It must have been about six years ago when I was in one of
the Dakotas, I believe, where the video poker game in the bar I was visiting was
not allowed to drop coins. If you won ”” which was a rarity ”” the bartender
would cash out a slip of paper you received from
the machine, at your leisure.
It was irritating to me at the time. I was wondering if it
was all some sort of scam, which of course it wasn’t. It was simply the law up
there. But as with most things in life, what goes around comes around.
Last year I had my first professional experience with
coinless machines at the new Suncoast in the Summerlin area of Las Vegas. The
only problem was I never got to see what it was like receiving a ticket for my
winnings and the fun of cashing it in, because after losing $400 on dollars on a
dollar machine with very few winning hands, I hit a hand-pay, taxable jackpot on
my last credits after switching over to the $2 games.
After this unusual session, I do what I always do whenever
I attain my trip’s profit goal ”” I immediately get in the car and drive home
I’ve since seen coinless machines in a few casinos around
town, but Terrible’s hotel/casino on Paradise and Harmon seems to have been
the first to configure all of its video poker machines with the new ticket
system. After checking out this twenty-first century idea for about an hour, I
knew it was for me. Because my play strategy calls for a multitude of
cashing-out (whenever at least 40 credits are won) at any denomination, a
fistful of tickets is far better than several buckets of coins.
My hands stay clean, the noise is greatly reduced, and
it’s just a lot more fun. The only problem is that the machine’s developers
did a little extra thinking before they put this idea into production. Any of
the tickets can then be put right back into any other coin less machine for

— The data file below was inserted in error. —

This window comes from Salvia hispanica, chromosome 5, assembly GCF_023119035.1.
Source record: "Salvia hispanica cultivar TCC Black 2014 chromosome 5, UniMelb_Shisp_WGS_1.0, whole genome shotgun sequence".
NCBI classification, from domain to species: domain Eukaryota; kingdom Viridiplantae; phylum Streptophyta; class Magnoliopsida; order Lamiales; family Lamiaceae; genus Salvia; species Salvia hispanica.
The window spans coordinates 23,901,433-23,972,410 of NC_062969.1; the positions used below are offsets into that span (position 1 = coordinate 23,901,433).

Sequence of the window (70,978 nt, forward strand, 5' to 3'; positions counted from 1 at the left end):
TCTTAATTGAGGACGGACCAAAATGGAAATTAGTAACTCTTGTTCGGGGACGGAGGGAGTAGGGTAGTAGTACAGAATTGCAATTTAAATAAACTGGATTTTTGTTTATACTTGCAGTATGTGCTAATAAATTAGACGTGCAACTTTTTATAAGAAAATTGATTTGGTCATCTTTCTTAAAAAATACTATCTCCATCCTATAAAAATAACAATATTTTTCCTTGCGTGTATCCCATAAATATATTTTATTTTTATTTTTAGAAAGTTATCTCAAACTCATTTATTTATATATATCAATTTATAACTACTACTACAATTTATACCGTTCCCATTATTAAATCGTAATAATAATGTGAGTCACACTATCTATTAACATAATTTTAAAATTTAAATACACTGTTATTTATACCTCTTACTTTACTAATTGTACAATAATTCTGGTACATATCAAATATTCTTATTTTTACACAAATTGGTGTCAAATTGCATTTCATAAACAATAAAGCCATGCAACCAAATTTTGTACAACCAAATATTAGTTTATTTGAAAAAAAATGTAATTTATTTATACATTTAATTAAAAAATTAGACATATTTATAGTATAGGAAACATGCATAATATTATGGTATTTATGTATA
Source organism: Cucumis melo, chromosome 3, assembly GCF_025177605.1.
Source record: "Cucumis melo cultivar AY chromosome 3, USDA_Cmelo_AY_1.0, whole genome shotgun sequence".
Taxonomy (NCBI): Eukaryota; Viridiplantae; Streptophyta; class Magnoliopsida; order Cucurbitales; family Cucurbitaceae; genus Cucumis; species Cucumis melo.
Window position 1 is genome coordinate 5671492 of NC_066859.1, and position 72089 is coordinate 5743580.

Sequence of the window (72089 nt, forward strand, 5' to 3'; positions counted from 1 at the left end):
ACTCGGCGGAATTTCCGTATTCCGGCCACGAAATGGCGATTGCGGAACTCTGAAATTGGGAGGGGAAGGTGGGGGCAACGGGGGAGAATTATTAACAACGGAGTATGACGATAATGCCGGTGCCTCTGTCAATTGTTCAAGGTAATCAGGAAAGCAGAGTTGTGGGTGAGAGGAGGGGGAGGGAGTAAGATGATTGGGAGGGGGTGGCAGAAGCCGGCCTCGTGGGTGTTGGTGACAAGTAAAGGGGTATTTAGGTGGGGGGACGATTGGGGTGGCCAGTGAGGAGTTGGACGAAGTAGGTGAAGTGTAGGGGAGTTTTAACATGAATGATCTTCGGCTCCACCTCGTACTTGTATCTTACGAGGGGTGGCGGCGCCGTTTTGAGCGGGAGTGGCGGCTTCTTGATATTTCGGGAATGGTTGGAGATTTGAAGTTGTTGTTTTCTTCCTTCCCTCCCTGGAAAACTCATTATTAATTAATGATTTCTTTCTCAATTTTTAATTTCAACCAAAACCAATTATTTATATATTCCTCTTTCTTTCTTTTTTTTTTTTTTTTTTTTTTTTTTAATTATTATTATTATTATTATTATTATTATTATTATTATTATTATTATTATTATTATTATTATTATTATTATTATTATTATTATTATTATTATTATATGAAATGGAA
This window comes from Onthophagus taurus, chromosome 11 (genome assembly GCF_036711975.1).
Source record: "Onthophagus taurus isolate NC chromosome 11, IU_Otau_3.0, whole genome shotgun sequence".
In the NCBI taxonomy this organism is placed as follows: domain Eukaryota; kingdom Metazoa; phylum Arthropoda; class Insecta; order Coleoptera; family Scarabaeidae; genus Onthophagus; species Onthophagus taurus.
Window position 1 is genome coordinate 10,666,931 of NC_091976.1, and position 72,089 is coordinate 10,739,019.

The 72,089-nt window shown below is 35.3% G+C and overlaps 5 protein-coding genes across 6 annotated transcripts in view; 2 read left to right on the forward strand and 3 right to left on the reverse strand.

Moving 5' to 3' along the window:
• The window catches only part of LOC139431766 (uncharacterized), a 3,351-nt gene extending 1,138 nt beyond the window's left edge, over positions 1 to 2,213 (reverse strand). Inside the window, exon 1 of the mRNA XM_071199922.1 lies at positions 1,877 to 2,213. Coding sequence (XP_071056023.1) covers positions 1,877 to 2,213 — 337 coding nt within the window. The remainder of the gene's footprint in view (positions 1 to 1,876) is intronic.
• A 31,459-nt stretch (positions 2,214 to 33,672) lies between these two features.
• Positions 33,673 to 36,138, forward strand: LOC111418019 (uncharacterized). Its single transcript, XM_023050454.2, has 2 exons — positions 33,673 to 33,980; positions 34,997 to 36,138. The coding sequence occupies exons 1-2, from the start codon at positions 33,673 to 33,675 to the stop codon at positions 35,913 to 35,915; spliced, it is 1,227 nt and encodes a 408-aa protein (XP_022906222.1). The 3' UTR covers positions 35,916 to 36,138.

play, and unless you have the discipline to get up and leave as you reach
certain pre-set win goals, you’ll experience the pain of losing to long-term
strategy. It’s exactly as the casino expects, and exactly the road most
players follow as they chase elusive jackpots or those tiny win percentages that
never ever surface.
I’ve asked around to see if and when other casinos were
going to go the coin-less route. Some have already implemented the system into
some of their games, some say it’s in the works this year or next, while
others favor keeping the coins clinging into the trays. I assume they mean the
noise attracts onlookers ”” which it doubtlessly does ”” and therefore
switching over may be detrimental to business.
Going coinless also requires a lot less work by the floor
people. As a player I look at it as not having to bother them as often, while
having a bit more privacy in what I’m trying to accomplish. They look at it as
a way to reduce the number of jobs ”” and they are probably right.
I expect the concept will catch on at a better than average
pace this year, as the machines become more and more popular with the regular
patrons at each casino. Can they make it any easier for us? Sure. I wonder how
long before there’s a slot to insert your debit or credit cards? But wait a
minute! Before they do that, you might want to change your video poker study
habits from mathematical fantasy to discipline. You’ll get more tickets that